Next to the incomparable Mrs. Pollifax, Dorothy Gilman's best-loved character is the mysterious Madame Karitska, who is blessed with a powerful gift of clairvoyance that attracts to her a stream of men and women craving help with their misfortunes, desperate to know what the future holds. . . .
When a brilliant young violinist dies in a horrific accident, Madame Karitska has only to hold the victim's instrument in her hands to perceive the shocking truth. But when an insecure wife asks whether her husband will abandon her to join a sinister cult, Madame Karitska-as wise as she is lovely-chooses not to reveal all that she foresees. And when an attach� case is suddenly dropped into her lap by a man fleeing a crowded subway, she knows it's time to consult her good friend Detective-Lieutenant Pruden.
A nine-year-old accused of murder, a man dying a slow death by witchcraft- for the hunted and the haunted, Madame Karitska's shabby downtown apartment becomes a haven, where brilliant patterns of violence, greed, passion, and strange obsessions mix and disintegrate with stunning, kaleidoscopic beauty.
Once again Dorothy Gilman exercises her own uncanny power to render readers spellbound.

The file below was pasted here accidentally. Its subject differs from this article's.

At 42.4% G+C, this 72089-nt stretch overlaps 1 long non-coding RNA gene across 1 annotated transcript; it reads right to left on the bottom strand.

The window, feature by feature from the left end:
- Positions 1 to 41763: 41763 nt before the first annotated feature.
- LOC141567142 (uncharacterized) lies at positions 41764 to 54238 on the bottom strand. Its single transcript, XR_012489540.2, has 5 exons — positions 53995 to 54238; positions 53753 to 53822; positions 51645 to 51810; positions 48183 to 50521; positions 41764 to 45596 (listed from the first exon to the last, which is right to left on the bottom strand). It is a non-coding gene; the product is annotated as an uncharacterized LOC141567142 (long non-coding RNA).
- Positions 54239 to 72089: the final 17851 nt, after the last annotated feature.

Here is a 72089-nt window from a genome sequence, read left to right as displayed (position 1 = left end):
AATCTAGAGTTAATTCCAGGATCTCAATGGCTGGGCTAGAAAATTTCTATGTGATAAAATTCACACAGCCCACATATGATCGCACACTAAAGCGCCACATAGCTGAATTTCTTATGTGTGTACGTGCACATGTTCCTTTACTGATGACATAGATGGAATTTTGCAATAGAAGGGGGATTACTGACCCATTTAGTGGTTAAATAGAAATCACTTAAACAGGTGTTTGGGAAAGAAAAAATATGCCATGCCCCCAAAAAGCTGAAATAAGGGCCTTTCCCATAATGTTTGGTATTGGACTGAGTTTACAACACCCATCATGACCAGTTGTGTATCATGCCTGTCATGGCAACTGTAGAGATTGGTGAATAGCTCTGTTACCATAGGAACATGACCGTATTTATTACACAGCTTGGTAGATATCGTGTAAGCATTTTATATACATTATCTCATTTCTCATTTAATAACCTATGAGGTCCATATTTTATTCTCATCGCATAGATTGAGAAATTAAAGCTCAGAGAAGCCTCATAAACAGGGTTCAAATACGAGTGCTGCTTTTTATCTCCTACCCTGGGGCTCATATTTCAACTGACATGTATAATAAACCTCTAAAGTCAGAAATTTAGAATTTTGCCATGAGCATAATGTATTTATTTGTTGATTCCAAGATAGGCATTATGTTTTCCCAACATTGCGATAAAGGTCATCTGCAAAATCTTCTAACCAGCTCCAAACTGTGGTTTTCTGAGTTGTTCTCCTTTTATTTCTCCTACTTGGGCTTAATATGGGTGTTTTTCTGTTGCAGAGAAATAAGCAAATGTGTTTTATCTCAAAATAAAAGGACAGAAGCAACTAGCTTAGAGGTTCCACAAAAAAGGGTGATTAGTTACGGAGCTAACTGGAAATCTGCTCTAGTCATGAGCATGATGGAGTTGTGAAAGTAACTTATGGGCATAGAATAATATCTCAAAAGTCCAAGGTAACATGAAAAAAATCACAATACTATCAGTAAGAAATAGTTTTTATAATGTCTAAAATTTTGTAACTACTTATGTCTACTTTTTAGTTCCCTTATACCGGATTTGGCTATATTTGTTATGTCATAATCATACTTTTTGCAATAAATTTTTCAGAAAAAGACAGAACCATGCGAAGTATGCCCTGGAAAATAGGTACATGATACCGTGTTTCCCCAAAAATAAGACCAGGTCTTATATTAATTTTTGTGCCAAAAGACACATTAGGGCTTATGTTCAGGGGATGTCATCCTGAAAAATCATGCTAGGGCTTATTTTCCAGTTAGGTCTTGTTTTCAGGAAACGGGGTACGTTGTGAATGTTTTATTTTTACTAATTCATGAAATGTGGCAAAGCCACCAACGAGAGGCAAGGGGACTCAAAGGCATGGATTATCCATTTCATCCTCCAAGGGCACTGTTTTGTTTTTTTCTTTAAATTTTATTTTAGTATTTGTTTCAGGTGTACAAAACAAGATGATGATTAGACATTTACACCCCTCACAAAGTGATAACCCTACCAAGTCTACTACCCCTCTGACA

Fans of Gilman's Mrs. Pollifax series will welcome this tantalizing sequel to The Clairvoyant Countess (1975), whose psychic heroine is adept at psychometry, "the faculty of divining knowledge about an object or a person connected with it through contact with the object." Here Madame Karitska and her friend on the Trafton police force, Detective Lieutenant Pruden, share a series of adventures in which they confront the heartless killer of a talented young violinist, save a deaf-mute child from the accusations of her supposed benefactress, help a spoiled heiress find a purpose in life and assist a timid artist to gain confidence and fame. A travel writer suffering from a mysterious illness, a beautiful little boy who can't speak and, finally, Roger Gillespie, an intelligence officer on the trail of a rogue genius who plans doomsday from his headquarters at an electronics company in Maine all bring their pains and problems to Madame Karitska's shabby brownstone, where they find not only solace and solutions but frequently soul mates among her other clients. One wonders if the author herself is psychic, for the mad scientist's plan to bring the world to a halt bears an uncanny resemblance to the unfolding terror of the past few months. Hopefully, Gilman won't wait another quarter century before she brings back Madame Karitska, if nothing else to explain the sudden, rather stingy ending of this fascinating, kaleidoscopic potpourri.